Last term, the Court went one step further in the independent contractor context in 303 Creative LLC v. Elenis, in which web designer Lorie Smith violated Colorado law by refusing to create wedding websites for same-sex couples because doing so would violate her First Amendment right to free speech. Justice Gorsuch’s opinion noted that Smith’s creative and artistic website designs are limited by her conviction that “She will not produce content that ‘contradicts biblical truth’ regardless of who orders it.”

Again, in the context of governmental action, the Supreme Court noted that a state could not require “an unwilling Muslim movie director to make a film with a Zionist message,” or “an atheist muralist to accept a commission celebrating Evangelical zeal.” To the contrary, up to now, private employers can direct their employees to perform their essential job functions even if contrary to their political or religious views. An assertively atheist print shop employee cannot refuse to create and copy heavily religious brochures for a local church, nor can politically conservative employees refuse to do the same for the American Civil Liberties Union. An employee with sincerely held religious political beliefs that women should not work, let alone manage or supervise, must suppress any practice or expression of that belief or be terminated. In each of these examples, a private employer has always had the right to demand compliance and service whether or not it interferes with the employee’s right to free speech or religious expression.

Have religious expression rights expanded so greatly that they are legally superior to management discretion? Concerns have been expressed that a more conservative, and more religious, Supreme Court is moving in that direction. Are protections intended to protect religious minorities being used to establish religious hegemony instead? Has religious freedom become a political issue of the right?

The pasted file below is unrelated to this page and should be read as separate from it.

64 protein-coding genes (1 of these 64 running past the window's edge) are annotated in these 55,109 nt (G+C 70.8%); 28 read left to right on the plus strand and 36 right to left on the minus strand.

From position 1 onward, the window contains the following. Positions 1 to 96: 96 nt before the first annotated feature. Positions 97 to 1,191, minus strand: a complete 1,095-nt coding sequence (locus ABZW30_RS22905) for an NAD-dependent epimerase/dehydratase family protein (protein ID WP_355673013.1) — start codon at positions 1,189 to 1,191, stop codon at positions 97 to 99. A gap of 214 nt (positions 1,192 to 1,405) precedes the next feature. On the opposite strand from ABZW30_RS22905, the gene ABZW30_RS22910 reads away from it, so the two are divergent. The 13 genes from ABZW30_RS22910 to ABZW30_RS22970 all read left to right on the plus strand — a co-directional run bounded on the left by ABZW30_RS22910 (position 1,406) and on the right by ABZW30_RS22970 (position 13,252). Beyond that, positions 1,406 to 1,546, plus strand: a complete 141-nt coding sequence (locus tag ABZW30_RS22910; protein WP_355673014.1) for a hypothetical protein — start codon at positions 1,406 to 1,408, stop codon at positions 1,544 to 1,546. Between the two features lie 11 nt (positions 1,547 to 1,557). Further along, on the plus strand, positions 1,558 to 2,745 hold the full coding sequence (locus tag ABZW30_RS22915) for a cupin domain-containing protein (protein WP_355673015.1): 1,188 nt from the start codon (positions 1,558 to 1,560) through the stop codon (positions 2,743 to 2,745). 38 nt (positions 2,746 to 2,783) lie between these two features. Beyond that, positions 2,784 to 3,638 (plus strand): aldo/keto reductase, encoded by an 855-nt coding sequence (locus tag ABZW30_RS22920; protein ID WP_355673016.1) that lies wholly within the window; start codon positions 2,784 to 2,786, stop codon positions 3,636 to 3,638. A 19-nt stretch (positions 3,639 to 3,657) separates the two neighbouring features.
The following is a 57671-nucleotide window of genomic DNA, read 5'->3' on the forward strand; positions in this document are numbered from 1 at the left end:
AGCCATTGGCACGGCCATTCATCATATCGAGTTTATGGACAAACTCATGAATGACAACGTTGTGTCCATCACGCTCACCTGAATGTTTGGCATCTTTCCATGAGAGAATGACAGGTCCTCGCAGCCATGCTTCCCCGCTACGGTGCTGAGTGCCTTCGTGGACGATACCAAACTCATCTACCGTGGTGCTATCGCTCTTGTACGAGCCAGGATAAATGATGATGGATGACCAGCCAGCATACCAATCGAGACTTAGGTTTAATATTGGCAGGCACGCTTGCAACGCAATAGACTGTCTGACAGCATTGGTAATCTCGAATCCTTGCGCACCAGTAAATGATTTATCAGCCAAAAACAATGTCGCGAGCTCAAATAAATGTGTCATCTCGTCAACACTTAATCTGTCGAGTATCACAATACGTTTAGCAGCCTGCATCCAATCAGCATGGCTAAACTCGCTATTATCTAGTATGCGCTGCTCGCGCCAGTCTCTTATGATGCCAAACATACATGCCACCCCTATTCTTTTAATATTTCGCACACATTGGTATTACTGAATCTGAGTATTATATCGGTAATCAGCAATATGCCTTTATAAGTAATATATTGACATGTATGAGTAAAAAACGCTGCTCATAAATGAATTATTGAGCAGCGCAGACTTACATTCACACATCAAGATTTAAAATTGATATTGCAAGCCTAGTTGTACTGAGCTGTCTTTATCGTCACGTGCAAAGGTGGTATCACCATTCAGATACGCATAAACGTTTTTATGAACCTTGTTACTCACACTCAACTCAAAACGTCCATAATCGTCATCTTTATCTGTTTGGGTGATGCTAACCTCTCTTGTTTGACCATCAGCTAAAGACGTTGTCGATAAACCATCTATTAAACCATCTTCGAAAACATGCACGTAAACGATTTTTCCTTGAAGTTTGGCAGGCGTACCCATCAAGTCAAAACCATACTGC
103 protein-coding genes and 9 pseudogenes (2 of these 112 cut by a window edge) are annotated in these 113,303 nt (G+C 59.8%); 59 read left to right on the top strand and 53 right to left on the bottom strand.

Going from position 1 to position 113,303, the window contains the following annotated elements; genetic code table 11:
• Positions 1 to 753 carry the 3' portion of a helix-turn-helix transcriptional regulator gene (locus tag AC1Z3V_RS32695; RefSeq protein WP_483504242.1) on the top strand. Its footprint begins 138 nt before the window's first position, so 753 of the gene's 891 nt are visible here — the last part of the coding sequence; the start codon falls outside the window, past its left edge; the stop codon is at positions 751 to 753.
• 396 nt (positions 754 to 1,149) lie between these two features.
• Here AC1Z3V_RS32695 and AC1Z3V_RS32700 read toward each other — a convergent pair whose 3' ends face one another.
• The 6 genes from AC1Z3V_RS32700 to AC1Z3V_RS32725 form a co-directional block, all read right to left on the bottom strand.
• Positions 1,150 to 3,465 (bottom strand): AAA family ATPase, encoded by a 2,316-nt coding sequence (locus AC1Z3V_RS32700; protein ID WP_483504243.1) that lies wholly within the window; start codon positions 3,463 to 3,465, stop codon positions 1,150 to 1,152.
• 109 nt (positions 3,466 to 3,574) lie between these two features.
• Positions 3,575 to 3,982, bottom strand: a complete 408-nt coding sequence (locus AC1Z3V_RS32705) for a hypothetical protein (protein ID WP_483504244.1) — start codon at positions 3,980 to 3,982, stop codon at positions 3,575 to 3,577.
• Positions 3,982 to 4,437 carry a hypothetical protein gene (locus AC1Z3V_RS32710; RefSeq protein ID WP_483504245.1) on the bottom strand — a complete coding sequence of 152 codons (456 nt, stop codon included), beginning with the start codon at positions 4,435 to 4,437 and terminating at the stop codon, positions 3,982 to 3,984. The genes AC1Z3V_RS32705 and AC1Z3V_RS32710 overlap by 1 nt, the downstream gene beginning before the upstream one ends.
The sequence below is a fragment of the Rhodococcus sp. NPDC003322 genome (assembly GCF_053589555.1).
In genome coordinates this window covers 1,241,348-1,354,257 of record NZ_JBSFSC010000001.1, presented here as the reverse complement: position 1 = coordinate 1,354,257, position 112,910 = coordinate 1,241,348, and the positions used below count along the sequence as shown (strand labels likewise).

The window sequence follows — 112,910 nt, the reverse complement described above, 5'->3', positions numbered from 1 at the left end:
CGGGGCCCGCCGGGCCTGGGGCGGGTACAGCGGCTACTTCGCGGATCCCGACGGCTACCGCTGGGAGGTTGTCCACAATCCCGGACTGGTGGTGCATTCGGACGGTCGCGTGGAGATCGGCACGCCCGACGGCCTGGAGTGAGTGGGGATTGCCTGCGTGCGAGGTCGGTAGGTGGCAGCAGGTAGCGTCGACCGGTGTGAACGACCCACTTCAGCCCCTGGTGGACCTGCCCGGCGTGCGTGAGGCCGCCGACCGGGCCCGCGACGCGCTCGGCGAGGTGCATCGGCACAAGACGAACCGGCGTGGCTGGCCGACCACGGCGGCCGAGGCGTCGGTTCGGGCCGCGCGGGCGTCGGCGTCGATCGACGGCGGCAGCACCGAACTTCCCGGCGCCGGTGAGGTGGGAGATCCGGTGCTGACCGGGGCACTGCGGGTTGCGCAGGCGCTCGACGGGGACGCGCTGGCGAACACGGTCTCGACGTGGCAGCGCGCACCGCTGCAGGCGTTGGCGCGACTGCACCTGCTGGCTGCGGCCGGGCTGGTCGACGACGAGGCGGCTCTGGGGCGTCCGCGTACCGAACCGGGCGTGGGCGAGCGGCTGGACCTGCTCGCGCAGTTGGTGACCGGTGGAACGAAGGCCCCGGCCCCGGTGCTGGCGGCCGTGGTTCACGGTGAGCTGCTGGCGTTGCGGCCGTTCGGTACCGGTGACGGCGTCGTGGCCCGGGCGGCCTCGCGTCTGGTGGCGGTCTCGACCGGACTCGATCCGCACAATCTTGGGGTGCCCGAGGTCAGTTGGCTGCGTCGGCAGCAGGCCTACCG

Considering that question, it is worth noting liberal champion Justice Thurgood Marshall’s impassioned dissent to Hardison v. TWA, joined by Justice William J. Brennan Jr. Bemoaning the dilution of religious accommodation, the dissent writes, “As a question of social policy, this result is deeply troubling, for a society that truly values religious pluralism cannot compel adherents of minority religions to make the cruel choice of surrendering their religion or their job. And, as a matter of law, today’s result is intolerable . . . .”

While it is a mantle alternatively worn by one political party or another, protection of religious pluralism, and freedom to engage in one’s own religious ceremony and expression, is a founding principle of our nation, animated by our freedoms of speech, thought, and assembly. Generally, those protections do not interfere with those of others and can be accommodated in the workplace. Employers continue to be well served by work policies that prevent religion from being a source of conflict or dissension at the workplace. We await any further guidance from the Supreme Court.

The material in all ABA publications is copyrighted and may be reprinted by permission only. Request reprint permission here.

Mark I. Schickman

ABA Civil Rights and Social Justice Section Delegate

Mark I. Schickman has served on the ABA Board of Governors and has chaired the ABA Section of Civil Rights and Social Justice, the ABA Commission on Domestic & Sexual Violence, and the Standing Committee on Pro Bono and Public Service.